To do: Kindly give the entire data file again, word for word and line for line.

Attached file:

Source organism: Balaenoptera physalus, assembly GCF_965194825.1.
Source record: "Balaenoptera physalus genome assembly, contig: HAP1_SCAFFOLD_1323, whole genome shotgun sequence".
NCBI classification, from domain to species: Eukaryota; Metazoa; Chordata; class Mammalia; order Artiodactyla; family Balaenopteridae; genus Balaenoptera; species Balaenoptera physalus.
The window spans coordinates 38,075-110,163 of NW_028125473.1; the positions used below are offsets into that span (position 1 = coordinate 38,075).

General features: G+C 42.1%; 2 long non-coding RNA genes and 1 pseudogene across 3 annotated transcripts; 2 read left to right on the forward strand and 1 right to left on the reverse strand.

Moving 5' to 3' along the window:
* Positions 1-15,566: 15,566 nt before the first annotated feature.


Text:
Source organism: Balaenoptera physalus, assembly GCF_965194825.1.
Source record: "Balaenoptera physalus genome assembly, contig: HAP1_SCAFFOLD_1323, whole genome shotgun sequence".
NCBI classification, from domain to species: Eukaryota; Metazoa; Chordata; class Mammalia; order Artiodactyla; family Balaenopteridae; genus Balaenoptera; species Balaenoptera physalus.
The window spans coordinates 38,075-110,163 of NW_028125473.1; the positions used below are offsets into that span (position 1 = coordinate 38,075).

General features: G+C 42.1%; 2 long non-coding RNA genes and 1 pseudogene across 3 annotated transcripts; 2 read left to right on the forward strand and 1 right to left on the reverse strand.

Moving 5' to 3' along the window:
* Positions 1-15,566: 15,566 nt before the first annotated feature.